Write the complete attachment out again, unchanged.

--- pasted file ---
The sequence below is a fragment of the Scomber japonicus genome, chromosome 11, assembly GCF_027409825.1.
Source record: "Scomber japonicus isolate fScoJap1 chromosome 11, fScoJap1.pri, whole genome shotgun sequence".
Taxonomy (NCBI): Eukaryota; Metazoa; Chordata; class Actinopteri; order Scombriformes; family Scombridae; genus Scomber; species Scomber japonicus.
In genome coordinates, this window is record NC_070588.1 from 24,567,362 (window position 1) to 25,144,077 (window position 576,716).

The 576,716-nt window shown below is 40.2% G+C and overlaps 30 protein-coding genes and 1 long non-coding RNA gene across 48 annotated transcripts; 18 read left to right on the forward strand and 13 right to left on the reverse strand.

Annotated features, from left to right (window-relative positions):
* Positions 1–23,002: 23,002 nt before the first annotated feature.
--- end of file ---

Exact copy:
The sequence below is a fragment of the Scomber japonicus genome, chromosome 11, assembly GCF_027409825.1.
Source record: "Scomber japonicus isolate fScoJap1 chromosome 11, fScoJap1.pri, whole genome shotgun sequence".
Taxonomy (NCBI): Eukaryota; Metazoa; Chordata; class Actinopteri; order Scombriformes; family Scombridae; genus Scomber; species Scomber japonicus.
In genome coordinates, this window is record NC_070588.1 from 24,567,362 (window position 1) to 25,144,077 (window position 576,716).

The 576,716-nt window shown below is 40.2% G+C and overlaps 30 protein-coding genes and 1 long non-coding RNA gene across 48 annotated transcripts; 18 read left to right on the forward strand and 13 right to left on the reverse strand.

Annotated features, from left to right (window-relative positions):
* Positions 1–23,002: 23,002 nt before the first annotated feature.